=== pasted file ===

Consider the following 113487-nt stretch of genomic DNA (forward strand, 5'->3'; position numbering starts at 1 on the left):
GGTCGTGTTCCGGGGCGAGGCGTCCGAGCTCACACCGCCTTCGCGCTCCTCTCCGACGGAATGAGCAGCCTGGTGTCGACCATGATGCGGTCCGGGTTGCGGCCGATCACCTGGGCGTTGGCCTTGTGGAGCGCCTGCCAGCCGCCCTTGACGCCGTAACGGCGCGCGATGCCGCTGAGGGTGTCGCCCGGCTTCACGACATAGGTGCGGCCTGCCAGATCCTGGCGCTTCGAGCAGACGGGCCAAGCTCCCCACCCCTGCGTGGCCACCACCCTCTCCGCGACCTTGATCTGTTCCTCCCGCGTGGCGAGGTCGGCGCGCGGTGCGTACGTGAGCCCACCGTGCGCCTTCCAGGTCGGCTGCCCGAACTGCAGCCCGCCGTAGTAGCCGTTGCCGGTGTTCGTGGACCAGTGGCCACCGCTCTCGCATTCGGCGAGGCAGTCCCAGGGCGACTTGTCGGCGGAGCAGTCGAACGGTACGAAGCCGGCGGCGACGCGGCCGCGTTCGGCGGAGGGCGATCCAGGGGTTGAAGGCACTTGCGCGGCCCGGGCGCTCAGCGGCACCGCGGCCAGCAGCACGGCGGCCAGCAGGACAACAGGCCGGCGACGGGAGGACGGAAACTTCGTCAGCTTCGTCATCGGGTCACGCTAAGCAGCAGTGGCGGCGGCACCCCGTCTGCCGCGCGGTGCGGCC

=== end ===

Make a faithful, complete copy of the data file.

Consider the following 113487-nt stretch of genomic DNA (forward strand, 5'->3'; position numbering starts at 1 on the left):
GGTCGTGTTCCGGGGCGAGGCGTCCGAGCTCACACCGCCTTCGCGCTCCTCTCCGACGGAATGAGCAGCCTGGTGTCGACCATGATGCGGTCCGGGTTGCGGCCGATCACCTGGGCGTTGGCCTTGTGGAGCGCCTGCCAGCCGCCCTTGACGCCGTAACGGCGCGCGATGCCGCTGAGGGTGTCGCCCGGCTTCACGACATAGGTGCGGCCTGCCAGATCCTGGCGCTTCGAGCAGACGGGCCAAGCTCCCCACCCCTGCGTGGCCACCACCCTCTCCGCGACCTTGATCTGTTCCTCCCGCGTGGCGAGGTCGGCGCGCGGTGCGTACGTGAGCCCACCGTGCGCCTTCCAGGTCGGCTGCCCGAACTGCAGCCCGCCGTAGTAGCCGTTGCCGGTGTTCGTGGACCAGTGGCCACCGCTCTCGCATTCGGCGAGGCAGTCCCAGGGCGACTTGTCGGCGGAGCAGTCGAACGGTACGAAGCCGGCGGCGACGCGGCCGCGTTCGGCGGAGGGCGATCCAGGGGTTGAAGGCACTTGCGCGGCCCGGGCGCTCAGCGGCACCGCGGCCAGCAGCACGGCGGCCAGCAGGACAACAGGCCGGCGACGGGAGGACGGAAACTTCGTCAGCTTCGTCATCGGGTCACGCTAAGCAGCAGTGGCGGCGGCACCCCGTCTGCCGCGCGGTGCGGCC